The Protestant religious movement, that had struck roots deep into English society over three centuries, was dying.  Blatchford had been to the fore in killing it off in the socialist movement in popular pamphlets published around 1900.  But echoes of it remained and these were amplified by the War propaganda evoking a Biblicalist state of mind that was without foundation in actual belief, and hazy visions of a return to Paradise when the War was won.  Blake’s Jerusalem was made into a hymn mid-way through the War, giving popular expression to this delusion.

Cynicism blended with the overtones of Christian belief characterised the British mind in the making of the post-War settlement, which Britain dominated.  That settlement undermined European political culture and was profoundly unsettling in Britain itself.

There had been disagreements within the socialist movement at the start of the War.  Elements in the Independent Labour Party declared opposition to the War, but their influence was negligible.  The mass of the workers became enthusiastic warmongers.  Bevin decided not to engage in argument about the War and to concentrate on building up Trade Union organisation in the course of it.  He was a Baptist by family background, and it seems that, as he became effective in Trade Union organising, he just let religion be.  

In the post-War era he consistently built up Trade Union power, independently of socialist ideology—which he saw as being the idiosyncrasy of intellectuals.  He did not see it as being his business to easy up on Trade Union struggle when there was a Labour Government in 1924.

He took part in organising the General strike in 1926, and in calling it off in an orderly manner when he saw it could not succeed, and he regarded the whole event as having been a net gain for working class organisation.

He disagreed strongly with both the Communist Party and the socialist intellectuals like Ramsay MacDonald who undertook to lead the working class, insisting that the British working class was incapable of being led.  It could only go anywhere by making its own way there.

With regard to the Russian Revolution he insisted that it should be let work itself out without interference, and he took part in action to prevent the shipment of arms to the counter-revolution.  He also insisted that what was being attempted in Russian society, which was substantially pre-capitalist, could not be done in the intricate capitalist society in Britain.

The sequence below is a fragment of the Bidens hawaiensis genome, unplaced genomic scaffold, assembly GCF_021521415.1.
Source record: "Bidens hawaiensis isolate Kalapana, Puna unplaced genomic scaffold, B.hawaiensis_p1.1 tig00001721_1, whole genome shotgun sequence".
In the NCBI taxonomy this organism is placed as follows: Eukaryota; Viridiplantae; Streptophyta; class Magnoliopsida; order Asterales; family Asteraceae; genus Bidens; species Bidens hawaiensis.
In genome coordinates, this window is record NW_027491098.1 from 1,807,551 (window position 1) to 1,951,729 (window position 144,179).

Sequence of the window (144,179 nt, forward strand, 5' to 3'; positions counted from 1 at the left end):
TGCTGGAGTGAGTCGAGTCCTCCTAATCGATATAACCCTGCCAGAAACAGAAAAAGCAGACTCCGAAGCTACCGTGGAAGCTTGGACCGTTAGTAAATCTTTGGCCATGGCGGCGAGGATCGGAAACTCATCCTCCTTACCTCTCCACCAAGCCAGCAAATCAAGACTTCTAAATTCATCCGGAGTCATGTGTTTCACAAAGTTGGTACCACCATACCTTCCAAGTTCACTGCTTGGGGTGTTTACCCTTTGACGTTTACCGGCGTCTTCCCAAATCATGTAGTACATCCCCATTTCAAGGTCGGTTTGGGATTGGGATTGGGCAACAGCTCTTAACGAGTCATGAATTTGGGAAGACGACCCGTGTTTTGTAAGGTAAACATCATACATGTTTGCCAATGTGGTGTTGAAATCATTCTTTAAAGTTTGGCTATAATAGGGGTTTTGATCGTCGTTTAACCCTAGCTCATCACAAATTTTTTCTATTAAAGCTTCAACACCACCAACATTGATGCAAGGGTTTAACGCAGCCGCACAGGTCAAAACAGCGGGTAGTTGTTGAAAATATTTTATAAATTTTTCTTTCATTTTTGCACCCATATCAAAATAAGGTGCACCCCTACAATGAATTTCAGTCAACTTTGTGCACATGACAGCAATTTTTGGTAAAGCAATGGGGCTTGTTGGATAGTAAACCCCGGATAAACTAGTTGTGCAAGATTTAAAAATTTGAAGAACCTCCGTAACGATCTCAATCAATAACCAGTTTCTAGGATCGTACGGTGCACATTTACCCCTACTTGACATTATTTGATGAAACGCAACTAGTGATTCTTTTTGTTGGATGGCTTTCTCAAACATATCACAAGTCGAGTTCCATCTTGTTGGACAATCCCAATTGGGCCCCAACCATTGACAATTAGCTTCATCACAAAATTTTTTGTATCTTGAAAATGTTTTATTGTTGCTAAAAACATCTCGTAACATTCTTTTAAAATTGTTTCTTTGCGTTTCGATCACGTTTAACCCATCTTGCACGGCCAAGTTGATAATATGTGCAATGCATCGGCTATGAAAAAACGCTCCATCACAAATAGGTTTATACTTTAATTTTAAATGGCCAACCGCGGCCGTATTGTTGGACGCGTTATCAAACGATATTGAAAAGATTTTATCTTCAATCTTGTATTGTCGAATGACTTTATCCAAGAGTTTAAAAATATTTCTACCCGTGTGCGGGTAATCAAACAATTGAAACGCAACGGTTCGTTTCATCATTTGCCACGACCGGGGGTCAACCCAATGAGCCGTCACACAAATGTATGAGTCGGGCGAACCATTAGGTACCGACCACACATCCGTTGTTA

After the General Strike he felt his way towards negotiating deals with capitalists beyond normal Trade Union action.  This was something that might be called “corporatist”, but it differed from fascist corporatism in that the workers took part in it as an independent force.

In 1940, as the representative of flexible Trade Union power, he became Minister for Labour in Churchill’s Government, though he was not in Parliament.  When he entered Parliament he was out of tune with the Labour socialists.  

He extended the Ministry of Labour to become the effective domestic Government, and it laid the foundations on which the Welfare State was established after 1945.

He expected to become Chancellor of the Exchequer in 1945, but Attlee diverted him into the Foreign Office—leaving domestic reform in the hands of the Parliamentary socialist Aneurin Bevan with whom he had been in profound disagreement during the War.

From that point on, actual working class power in the conduct of State affairs went into decline.

In the Foreign Office all there was to do was hold onto as much of the Empire as possible (which involved launching a dirty war in Malaya);  adapt to American predominance;  and take part in establishing NATO against the Warsaw Pact in the formal division of the world on the line of the meeting point of the Russian and American armies in 1945.

When we were searching for an orientation in British politics in the late 1960s, Bevin’s career up to 1945 stood out as the high point in working class power.

Overthrow of Capitalism by Revolution was no more practicable than it had been in the 1920s.  Bevin’s strategy of remaking the system from the inside by the purposeful harnessing of working class power seemed to be the only way.

Then in the 1970s Harold Wilson set up the Commission on Workers’ Control, chaired by Alan Bullock, who had published an exhaustive account of Bevin’s activities, and we threw ourselves into supporting the Bullock Proposals—which were defeated by the doctrinaire Socialists, both Communist and Parliamentary.

We did not see NATO as a problem.  The world was actually divided on the lines set by the World War.  NATO presented itself as a defensive organisation.

In 1990 the Soviet system collapsed, but NATO remained in being and became an aggressive Western capitalist organisation.  The Socialists who had opposed the original NATO supported the new NATO.  The Bevin Society went in the other direction.